This is followed by a group of laws (22:17-23:19) expanding on moral values, not necessarily things you would find in a typical legal code, e.g., take care of the poor and the widow and orphan, return lost property to its owner, and do not wrong a stranger, since you know what it was like to be oppressed in Egypt. Dedicating the firstborn is reiterated and the three harvest festivals are briefly mentioned, as is the sabbatical year (“shmitta”) – this year is a shmitta year, by the way – and these are revisited in detail later in the Torah.
Then (23:20-33), we read again of divine promises and warnings against absorbing Canaanite ways. The portion ends (24:1-18) optimistically, with the Israelites’ enthusiastic acceptance of the laws.
A third section (23:20-33) is a review of divine promises and strong warnings against adopting the ways of the Canaanites. The last section (24:1-18) includes the enthusiastic acceptance of the all this by the people (at least for now). Then Moses, Aaron, Aaron’s sons Nadav and Abihu, and the 70 elders see “10 the God of Israel: under His feet there was the likeness of a pavement of sapphire, like the very sky for purity.11 Yet He did not raise His hand against the leaders of the Israelites; they beheld God, and they ate and drank.” And then Moses goes up on Mt. Sinai for 40 days and nights to get some divinely inscribed stone tablets down the Law, confident that Aaron and Hur will be able to keep them in line. We’ll see.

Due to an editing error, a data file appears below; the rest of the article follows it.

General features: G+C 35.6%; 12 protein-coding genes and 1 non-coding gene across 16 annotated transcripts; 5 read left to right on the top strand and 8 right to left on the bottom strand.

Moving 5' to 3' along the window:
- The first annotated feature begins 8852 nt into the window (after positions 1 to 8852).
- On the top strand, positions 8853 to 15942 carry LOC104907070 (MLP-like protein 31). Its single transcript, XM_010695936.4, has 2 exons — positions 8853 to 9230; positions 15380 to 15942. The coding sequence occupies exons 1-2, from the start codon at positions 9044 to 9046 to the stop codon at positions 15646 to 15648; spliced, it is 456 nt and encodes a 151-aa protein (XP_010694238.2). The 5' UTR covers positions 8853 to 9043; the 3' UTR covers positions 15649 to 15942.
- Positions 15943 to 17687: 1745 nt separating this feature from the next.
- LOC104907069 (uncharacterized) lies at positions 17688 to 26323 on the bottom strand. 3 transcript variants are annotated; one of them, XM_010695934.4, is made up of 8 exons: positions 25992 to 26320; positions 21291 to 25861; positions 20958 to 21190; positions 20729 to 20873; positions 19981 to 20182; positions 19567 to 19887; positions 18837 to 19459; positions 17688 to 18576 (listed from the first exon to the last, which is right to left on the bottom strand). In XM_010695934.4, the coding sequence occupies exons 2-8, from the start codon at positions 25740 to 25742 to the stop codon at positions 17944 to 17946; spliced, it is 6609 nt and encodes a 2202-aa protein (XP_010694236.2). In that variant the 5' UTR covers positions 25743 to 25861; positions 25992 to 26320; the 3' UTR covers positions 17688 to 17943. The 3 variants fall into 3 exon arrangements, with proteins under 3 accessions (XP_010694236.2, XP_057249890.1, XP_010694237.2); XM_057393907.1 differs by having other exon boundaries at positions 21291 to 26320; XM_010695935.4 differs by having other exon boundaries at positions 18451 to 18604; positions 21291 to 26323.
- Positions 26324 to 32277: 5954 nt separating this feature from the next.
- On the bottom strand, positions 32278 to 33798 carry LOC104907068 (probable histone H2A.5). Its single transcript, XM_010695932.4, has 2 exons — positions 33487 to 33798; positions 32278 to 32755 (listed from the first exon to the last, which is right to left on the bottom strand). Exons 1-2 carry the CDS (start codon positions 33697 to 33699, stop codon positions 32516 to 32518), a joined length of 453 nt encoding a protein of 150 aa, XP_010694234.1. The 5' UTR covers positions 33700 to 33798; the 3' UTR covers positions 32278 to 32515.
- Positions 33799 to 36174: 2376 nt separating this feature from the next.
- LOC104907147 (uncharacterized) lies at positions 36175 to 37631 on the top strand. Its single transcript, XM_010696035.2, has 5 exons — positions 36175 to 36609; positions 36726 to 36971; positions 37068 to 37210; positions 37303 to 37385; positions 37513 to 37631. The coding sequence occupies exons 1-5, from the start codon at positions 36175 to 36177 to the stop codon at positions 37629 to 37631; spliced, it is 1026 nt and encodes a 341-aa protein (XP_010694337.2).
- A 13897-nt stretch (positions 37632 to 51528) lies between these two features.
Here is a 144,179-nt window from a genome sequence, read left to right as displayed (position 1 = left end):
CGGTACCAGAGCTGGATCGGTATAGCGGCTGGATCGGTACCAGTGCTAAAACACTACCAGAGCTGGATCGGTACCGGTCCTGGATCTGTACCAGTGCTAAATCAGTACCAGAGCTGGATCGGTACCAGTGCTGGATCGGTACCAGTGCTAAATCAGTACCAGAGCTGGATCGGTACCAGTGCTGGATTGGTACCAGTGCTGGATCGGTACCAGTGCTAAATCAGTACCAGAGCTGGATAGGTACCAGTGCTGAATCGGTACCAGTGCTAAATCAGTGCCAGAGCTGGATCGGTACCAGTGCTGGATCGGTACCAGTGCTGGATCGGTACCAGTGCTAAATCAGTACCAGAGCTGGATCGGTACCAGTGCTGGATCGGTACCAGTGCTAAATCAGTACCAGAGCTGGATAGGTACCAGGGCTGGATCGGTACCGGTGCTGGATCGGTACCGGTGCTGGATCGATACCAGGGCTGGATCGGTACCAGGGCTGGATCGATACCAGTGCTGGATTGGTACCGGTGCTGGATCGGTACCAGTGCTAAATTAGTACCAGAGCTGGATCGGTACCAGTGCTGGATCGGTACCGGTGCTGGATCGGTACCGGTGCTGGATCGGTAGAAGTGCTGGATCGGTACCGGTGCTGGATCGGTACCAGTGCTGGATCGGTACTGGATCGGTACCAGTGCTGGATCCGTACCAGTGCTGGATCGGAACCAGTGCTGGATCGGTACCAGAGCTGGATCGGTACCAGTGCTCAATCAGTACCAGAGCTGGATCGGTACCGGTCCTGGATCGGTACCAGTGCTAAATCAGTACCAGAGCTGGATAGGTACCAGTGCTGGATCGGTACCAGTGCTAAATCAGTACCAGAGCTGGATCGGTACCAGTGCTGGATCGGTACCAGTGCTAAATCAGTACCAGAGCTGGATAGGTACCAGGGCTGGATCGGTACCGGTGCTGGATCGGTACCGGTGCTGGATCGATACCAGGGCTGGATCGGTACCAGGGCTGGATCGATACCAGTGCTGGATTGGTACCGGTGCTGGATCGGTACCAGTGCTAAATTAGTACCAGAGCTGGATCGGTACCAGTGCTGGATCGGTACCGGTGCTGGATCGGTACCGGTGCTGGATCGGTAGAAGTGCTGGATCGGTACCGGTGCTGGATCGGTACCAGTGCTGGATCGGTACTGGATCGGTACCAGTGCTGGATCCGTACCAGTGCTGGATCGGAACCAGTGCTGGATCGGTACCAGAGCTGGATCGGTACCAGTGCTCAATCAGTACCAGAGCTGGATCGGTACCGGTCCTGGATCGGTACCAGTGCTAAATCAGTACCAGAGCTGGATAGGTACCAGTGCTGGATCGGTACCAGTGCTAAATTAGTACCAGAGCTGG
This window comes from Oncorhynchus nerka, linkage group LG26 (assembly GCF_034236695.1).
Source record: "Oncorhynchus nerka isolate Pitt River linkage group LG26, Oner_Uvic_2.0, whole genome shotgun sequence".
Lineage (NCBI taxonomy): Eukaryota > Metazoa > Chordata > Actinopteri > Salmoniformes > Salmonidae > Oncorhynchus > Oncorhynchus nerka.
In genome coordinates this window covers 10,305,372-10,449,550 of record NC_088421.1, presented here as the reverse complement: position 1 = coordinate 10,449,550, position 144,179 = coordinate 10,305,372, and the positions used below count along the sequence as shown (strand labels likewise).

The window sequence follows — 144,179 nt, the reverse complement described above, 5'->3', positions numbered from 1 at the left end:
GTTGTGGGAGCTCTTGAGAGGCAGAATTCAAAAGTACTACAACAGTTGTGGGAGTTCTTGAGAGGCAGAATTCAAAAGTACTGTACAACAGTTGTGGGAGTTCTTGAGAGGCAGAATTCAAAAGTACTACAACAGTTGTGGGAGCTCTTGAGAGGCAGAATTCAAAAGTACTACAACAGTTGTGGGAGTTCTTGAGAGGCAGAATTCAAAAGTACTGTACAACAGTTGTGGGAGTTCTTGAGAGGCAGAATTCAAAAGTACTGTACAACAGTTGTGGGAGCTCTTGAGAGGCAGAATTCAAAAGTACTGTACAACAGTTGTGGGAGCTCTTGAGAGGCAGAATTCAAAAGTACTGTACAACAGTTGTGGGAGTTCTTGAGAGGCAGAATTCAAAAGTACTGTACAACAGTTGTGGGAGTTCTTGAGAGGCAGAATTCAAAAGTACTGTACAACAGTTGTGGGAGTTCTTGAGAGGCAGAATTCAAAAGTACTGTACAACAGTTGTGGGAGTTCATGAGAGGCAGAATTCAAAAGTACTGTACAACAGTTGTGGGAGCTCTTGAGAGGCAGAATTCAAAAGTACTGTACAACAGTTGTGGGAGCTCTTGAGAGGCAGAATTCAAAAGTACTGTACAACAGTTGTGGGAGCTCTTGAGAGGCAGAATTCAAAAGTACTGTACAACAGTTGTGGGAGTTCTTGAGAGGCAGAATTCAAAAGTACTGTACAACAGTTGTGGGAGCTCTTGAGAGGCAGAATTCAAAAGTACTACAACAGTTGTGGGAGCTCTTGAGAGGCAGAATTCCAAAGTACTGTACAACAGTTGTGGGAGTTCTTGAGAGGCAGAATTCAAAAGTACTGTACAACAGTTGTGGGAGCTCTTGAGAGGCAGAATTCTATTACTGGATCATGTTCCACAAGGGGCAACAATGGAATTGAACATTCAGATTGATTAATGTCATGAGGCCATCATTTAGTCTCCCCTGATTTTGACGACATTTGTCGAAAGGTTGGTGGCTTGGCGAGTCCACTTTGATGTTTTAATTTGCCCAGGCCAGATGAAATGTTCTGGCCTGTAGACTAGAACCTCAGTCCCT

On Head (and Headgear) Taxes
England introduced a tax on hats in 1784. To avoid the tax, hat-makers stopped calling their creations “hats”, leading to a tax on any headgear by 1804. The tax was repealed in 1811.
In 1795, England put a tax on the aromatic powders that men and women put on their wigs. This led to a dramatic decline in the popularity of wigs.
In 1885 Canada created the Chinese Head Tax, which taxed the entry of Chinese immigrants into Canada. The tax lasted until 1923 when a law was passed banning Chinese people from entering Canada altogether with a few exceptions.
Funny Legal Headlines (selections)
- Police Begin Campaign to Run Down Jaywalkers